Friday, April 04, 2008

Ecology of Dune

SciFi Weekly reports that Frank Herbert's novel Dune is slated to be made into a movie once again, this time by Peter Berg, director of The Kingdom. According to SciFi, the move is still in the early planning stages:
The Berg Dune is now seeking writers, with the producers looking for a faithful adaptation of the Hugo- and Nebula Award-winning book.

New Amsterdam's Richard Rubenstein, who produced SCI FI's Dune and its sequel, Children of Dune, is also producing alongside Sarah Aubrey of Film 44, Berg's production banner. John Harrison and Mike Messina executive-produce.
It will be interesting to see what approach Berg will take to the movie. I think it's pretty safe to assume that it will have a very different feel from the 1984 version directed by David Lynch.

In this YouTube video of an interview that Herbert gave about the time the Lynch movie was released, he talks about charismatic leaders, and how the desert planet Arrakis (aka Dune) with it's highly desirable "spice" reflects some of the limitations of Earth's environment: valuable oil, and limited clean air and water, and problems with overpopulation.

One of the things I find fascinating about the Dune series is that the planet itself plays such an important role in the story. The Fremen have learned to live in the harsh landscape of Arrakis, yet dream of a future in which careful weather control will turn the desert green. There is a catch, of course. Arrakis is the only source of the drug melange, or "spice", which is both essential for intersteller navigation and is used by the wealthy to extend their lifespans. Melange is a byproduct of the life cycle of the great sandworms, which both created the desert and require the arid climate for their survival. A green Arrakis is one without sandworms - and without the spice.

Herbert based Arrakis on real desert ecology, having been inspired by the sand dunes along the Oregon coast. In a 1969 interview with Cal State Fullerton English professor Willis McNelly, he talked about his research that lead to the novel:

FH: [. . .] Sand dunes are like waves in a large body of water; they just are slower. And the people treating them as fluid learn to control them.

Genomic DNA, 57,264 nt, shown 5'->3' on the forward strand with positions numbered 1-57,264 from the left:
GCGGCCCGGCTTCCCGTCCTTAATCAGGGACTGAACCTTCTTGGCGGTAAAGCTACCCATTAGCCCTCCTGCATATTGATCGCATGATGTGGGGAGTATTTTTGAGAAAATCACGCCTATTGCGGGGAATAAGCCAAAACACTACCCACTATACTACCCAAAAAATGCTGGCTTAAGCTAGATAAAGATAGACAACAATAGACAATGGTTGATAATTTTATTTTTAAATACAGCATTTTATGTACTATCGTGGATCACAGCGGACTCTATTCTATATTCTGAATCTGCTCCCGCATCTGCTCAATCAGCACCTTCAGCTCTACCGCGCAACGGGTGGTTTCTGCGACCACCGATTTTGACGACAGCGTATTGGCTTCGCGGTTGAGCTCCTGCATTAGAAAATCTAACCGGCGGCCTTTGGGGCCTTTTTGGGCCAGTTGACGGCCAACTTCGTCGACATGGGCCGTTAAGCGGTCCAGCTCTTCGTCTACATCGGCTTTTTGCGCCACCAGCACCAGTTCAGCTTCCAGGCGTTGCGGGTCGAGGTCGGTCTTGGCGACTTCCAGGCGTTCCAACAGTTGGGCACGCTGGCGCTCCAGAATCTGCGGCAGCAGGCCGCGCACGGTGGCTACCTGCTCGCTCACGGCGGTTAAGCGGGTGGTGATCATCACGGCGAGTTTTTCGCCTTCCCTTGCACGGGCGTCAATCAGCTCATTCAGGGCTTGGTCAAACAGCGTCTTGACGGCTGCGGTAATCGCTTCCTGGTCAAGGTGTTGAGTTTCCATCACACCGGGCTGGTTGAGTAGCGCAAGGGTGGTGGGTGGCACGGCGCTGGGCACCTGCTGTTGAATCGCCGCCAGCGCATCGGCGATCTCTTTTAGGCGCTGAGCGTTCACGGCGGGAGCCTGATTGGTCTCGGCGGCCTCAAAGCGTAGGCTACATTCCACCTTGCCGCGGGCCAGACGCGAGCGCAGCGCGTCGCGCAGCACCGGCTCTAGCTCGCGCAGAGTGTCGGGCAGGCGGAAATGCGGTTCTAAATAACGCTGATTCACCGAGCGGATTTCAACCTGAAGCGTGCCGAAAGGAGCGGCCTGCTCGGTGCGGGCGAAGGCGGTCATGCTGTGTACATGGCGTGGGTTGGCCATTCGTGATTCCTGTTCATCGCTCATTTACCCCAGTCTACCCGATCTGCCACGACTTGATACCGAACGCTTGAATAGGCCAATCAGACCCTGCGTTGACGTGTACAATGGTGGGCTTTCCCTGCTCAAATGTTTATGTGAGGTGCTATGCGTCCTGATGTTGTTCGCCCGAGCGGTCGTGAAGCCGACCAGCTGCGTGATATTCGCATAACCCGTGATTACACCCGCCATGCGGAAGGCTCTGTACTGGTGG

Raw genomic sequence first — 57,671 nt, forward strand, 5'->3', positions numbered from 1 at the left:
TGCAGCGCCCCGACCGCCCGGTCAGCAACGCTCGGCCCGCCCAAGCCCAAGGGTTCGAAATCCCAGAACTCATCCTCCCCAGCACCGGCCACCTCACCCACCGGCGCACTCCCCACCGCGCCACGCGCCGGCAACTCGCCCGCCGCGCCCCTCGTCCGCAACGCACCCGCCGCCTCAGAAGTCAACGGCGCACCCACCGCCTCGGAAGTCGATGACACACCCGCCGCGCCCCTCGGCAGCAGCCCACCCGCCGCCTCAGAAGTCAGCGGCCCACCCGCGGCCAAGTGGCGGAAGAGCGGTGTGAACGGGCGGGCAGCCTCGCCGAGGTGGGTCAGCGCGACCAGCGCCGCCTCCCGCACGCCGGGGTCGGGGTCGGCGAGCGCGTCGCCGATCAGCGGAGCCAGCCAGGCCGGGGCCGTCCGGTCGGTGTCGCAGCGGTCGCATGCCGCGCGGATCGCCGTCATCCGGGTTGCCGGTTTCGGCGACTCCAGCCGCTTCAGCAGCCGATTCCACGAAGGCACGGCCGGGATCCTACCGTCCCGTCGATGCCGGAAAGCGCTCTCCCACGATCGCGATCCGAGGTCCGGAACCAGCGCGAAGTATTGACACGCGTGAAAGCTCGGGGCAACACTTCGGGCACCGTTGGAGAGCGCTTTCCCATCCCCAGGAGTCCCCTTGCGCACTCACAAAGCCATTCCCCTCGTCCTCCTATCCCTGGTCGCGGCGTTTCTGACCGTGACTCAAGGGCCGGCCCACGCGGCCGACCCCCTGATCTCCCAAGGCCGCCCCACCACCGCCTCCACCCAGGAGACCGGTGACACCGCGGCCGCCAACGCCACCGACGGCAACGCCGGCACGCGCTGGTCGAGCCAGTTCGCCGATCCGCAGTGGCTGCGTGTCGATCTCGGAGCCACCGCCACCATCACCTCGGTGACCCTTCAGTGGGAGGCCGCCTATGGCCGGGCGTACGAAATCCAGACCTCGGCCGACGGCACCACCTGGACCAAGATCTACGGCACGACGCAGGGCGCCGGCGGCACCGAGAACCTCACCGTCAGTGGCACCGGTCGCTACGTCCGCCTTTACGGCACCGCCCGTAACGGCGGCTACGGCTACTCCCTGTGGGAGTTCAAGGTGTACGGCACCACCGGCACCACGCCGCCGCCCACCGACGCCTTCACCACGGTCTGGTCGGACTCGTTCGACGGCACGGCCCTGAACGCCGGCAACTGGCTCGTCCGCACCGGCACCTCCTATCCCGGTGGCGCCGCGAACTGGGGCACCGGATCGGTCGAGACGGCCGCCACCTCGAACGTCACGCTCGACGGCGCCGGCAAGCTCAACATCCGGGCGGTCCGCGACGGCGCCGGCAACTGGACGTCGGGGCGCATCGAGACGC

WM: Fluid mechanics, in other words.

FH: That’s it. Fluid mechanics, with sand. And the whole idea fascinated me, so I started researching sand dunes and of course from sand dunes it’s a logical idea to go into a desert. The way I accumulated data is I start building file folders and before long I saw that I had far to much for an article and far too much for a story, for a short story. So, I didn’t know really what I had but I had an enormous amount of data and avenues shooting off at all angles to gather more. And I was following them … I can’t read the dictionary, you know; I can’t go look up a word…

WM: (Laughter)

FH: I get stopped by everything else on the opposite page. But … so, I started accumulating these file folders, which I’ll show you later, and as a result, I finally saw that I had something enormously interesting going for me about the ecology of deserts, and it was, for a science fiction writer anyway, it was an easy step from that to think: What if I had an entire planet that was a desert? During my studies of deserts, of course, and previous studies of religions, we all know that many religions began in a desert atmosphere, so I decided to put the two together because I don’t think that any one story should have any one thread. I build on a layer technique, and of course putting in religion and religious ideas you can play one against the other. [. . . ]

Read the whole interview for more about Herbert's thoughts on ecology and the effect of humans on the environment, feudalism, religion, his writing process and more.

I think that wars fought over the control of rare commodities and changes in the environment are themes that are as relevant today as they were in the 1960s. However, I suspect the new movie version is more likely to be an action thriller with lots of explosions than a thoughtful allegory of our dependence on oil and Earth's changing climate. Actually, in my ideal version it would be both!

(Herbert video via The World in a Satin Bag; Image is a photo of Oregon Dunes by Artbandito on flickr)

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1 comment:

  1. Say what?

    Q - “fluid mechanics?”

    A - “That’s it. Fluid mechanics, with sand.”


    Here I thought I was watching a facsimile of a great smokey dragon (Wheeler)!

    Only to find out that the whole dad-gummed movie can be reduced to the some sick-slick surface chemistry difference between drag and velocity changes from a Newtonian quadratic, to a viscous linear flow.

    That ruins if for me. I’m done with Dune. Spice or no spice.

    I’m sure that Peter Jackson wouldn’t have directed it that way!



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